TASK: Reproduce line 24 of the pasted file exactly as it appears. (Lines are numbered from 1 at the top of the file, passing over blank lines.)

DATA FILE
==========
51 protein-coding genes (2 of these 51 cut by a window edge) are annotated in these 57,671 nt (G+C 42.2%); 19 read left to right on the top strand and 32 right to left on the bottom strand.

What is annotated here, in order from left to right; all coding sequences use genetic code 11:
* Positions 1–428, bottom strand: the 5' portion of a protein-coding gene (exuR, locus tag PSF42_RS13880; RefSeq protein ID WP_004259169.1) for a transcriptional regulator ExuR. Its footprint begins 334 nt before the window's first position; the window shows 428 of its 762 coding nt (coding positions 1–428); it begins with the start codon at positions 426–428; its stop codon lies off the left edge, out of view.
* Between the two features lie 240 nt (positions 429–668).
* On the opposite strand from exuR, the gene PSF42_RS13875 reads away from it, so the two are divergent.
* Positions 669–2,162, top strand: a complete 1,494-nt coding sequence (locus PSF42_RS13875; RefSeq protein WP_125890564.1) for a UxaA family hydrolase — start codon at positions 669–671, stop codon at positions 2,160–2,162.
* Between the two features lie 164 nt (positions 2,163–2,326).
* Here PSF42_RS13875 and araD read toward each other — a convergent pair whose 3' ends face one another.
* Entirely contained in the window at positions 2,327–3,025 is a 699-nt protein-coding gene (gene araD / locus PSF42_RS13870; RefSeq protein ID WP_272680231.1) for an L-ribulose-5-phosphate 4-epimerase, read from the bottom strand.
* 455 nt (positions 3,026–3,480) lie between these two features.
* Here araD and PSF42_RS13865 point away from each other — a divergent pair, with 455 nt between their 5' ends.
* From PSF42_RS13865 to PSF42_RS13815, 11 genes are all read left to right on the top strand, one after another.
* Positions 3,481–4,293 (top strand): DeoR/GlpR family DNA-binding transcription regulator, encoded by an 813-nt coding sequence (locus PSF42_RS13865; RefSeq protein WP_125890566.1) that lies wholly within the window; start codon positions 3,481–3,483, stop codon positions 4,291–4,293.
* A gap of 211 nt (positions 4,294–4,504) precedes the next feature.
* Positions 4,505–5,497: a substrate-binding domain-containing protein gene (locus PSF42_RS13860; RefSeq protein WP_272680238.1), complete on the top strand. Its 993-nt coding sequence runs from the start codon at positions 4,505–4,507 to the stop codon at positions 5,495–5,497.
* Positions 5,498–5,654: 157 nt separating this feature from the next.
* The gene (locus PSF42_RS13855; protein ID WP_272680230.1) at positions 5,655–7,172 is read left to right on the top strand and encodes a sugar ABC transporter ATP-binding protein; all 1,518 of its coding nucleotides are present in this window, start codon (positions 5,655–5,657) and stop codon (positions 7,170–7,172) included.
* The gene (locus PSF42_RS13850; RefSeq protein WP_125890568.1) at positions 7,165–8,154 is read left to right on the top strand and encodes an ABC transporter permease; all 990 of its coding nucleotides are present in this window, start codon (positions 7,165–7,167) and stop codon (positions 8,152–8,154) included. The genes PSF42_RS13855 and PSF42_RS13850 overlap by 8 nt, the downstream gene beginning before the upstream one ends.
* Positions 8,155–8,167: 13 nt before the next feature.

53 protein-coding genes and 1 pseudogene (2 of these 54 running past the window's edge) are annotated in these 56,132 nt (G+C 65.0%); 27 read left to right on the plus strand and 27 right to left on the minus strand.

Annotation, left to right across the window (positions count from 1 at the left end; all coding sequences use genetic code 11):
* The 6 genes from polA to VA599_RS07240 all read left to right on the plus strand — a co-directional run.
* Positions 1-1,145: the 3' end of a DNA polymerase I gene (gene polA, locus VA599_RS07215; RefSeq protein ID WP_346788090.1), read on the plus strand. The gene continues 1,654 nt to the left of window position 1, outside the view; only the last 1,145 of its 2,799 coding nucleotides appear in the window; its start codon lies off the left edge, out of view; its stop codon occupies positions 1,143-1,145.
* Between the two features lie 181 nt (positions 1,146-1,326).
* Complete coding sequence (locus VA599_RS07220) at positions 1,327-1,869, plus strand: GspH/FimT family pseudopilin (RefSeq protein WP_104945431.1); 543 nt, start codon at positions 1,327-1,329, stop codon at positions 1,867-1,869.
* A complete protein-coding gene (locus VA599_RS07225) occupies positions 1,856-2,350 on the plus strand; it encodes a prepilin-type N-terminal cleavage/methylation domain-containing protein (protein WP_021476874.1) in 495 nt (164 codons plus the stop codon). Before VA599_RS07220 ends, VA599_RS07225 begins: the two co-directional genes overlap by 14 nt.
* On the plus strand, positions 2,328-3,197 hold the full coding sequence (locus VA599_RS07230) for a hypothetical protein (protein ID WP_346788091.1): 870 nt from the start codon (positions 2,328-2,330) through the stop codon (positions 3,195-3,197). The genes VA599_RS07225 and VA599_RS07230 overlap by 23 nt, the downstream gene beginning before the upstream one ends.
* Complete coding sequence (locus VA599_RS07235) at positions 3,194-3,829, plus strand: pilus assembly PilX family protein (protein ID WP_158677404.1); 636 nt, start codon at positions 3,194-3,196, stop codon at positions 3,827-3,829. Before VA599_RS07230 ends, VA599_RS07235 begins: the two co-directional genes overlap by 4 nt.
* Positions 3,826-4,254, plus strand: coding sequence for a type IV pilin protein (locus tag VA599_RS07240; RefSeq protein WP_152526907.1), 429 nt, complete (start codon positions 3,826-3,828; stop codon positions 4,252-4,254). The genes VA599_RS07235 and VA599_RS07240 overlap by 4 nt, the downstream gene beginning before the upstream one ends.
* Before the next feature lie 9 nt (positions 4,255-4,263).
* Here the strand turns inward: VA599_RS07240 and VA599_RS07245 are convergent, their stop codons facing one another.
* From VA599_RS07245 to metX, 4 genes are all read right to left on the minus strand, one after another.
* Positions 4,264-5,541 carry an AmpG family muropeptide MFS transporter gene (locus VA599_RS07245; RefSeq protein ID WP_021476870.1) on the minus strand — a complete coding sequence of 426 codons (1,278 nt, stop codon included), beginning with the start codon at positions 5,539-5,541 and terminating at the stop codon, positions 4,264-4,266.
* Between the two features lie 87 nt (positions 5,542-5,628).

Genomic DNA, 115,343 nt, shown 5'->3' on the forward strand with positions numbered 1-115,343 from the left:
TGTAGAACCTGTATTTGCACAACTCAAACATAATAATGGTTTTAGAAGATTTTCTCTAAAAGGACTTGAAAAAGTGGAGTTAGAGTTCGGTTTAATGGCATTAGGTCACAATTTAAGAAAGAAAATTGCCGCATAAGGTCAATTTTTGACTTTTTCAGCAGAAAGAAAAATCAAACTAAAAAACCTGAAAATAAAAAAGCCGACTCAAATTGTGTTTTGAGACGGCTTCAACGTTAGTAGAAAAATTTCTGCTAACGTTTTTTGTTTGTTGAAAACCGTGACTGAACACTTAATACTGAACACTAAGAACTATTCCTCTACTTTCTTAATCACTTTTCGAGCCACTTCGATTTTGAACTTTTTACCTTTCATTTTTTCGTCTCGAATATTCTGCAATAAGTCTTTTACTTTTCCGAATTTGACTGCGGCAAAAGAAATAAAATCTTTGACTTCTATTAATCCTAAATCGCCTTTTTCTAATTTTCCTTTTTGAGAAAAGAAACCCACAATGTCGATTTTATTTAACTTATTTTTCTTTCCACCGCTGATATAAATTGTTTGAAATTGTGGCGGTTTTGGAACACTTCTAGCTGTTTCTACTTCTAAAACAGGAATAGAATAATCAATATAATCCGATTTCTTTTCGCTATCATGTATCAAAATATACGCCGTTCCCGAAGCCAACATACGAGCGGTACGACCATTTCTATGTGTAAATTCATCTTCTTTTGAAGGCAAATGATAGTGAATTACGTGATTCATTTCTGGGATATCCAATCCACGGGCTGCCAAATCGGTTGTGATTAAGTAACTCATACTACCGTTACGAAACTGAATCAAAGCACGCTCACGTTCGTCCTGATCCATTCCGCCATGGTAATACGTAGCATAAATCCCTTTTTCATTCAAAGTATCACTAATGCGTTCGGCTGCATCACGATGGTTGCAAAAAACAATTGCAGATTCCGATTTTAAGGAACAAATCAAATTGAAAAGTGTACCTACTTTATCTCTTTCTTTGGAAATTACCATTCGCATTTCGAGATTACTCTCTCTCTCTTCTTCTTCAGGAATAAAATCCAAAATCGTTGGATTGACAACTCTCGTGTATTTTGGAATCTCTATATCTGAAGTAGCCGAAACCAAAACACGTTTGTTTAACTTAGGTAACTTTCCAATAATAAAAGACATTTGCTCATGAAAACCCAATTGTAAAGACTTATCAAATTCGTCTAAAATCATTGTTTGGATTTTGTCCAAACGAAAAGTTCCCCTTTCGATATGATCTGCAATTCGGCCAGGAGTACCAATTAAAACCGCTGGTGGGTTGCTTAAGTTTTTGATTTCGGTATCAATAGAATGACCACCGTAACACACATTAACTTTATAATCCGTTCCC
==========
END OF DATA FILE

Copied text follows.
* Between the two features lie 181 nt (positions 1,146-1,326).